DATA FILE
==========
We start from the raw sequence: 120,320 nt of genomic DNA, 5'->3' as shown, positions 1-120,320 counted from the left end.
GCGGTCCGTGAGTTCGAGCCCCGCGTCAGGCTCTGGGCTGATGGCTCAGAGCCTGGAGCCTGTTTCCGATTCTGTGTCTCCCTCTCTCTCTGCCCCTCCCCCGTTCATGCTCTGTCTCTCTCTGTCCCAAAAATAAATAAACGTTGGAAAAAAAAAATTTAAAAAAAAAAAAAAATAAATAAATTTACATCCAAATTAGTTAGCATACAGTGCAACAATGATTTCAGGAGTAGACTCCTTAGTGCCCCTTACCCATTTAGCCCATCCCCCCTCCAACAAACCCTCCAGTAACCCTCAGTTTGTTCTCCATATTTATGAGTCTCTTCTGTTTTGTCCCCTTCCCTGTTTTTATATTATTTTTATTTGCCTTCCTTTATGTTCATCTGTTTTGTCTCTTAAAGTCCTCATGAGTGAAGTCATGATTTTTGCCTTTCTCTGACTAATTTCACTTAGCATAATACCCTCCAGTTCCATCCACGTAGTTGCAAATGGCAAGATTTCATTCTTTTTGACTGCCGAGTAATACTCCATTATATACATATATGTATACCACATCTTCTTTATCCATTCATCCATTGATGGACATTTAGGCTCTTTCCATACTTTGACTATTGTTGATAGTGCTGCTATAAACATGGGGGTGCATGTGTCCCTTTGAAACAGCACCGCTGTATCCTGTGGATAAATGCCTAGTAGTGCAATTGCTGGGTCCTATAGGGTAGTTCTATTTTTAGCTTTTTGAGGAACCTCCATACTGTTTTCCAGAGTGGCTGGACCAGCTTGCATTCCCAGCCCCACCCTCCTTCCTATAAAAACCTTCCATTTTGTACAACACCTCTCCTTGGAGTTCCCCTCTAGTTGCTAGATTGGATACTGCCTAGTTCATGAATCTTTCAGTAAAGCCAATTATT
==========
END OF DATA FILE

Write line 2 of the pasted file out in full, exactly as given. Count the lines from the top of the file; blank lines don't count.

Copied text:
GCGGTCCGTGAGTTCGAGCCCCGCGTCAGGCTCTGGGCTGATGGCTCAGAGCCTGGAGCCTGTTTCCGATTCTGTGTCTCCCTCTCTCTCTGCCCCTCCCCCGTTCATGCTCTGTCTCTCTCTGTCCCAAAAATAAATAAACGTTGGAAAAAAAAAATTTAAAAAAAAAAAAAAATAAATAAATTTACATCCAAATTAGTTAGCATACAGTGCAACAATGATTTCAGGAGTAGACTCCTTAGTGCCCCTTACCCATTTAGCCCATCCCCCCTCCAACAAACCCTCCAGTAACCCTCAGTTTGTTCTCCATATTTATGAGTCTCTTCTGTTTTGTCCCCTTCCCTGTTTTTATATTATTTTTATTTGCCTTCCTTTATGTTCATCTGTTTTGTCTCTTAAAGTCCTCATGAGTGAAGTCATGATTTTTGCCTTTCTCTGACTAATTTCACTTAGCATAATACCCTCCAGTTCCATCCACGTAGTTGCAAATGGCAAGATTTCATTCTTTTTGACTGCCGAGTAATACTCCATTATATACATATATGTATACCACATCTTCTTTATCCATTCATCCATTGATGGACATTTAGGCTCTTTCCATACTTTGACTATTGTTGATAGTGCTGCTATAAACATGGGGGTGCATGTGTCCCTTTGAAACAGCACCGCTGTATCCTGTGGATAAATGCCTAGTAGTGCAATTGCTGGGTCCTATAGGGTAGTTCTATTTTTAGCTTTTTGAGGAACCTCCATACTGTTTTCCAGAGTGGCTGGACCAGCTTGCATTCCCAGCCCCACCCTCCTTCCTATAAAAACCTTCCATTTTGTACAACACCTCTCCTTGGAGTTCCCCTCTAGTTGCTAGATTGGATACTGCCTAGTTCATGAATCTTTCAGTAAAGCCAATTATT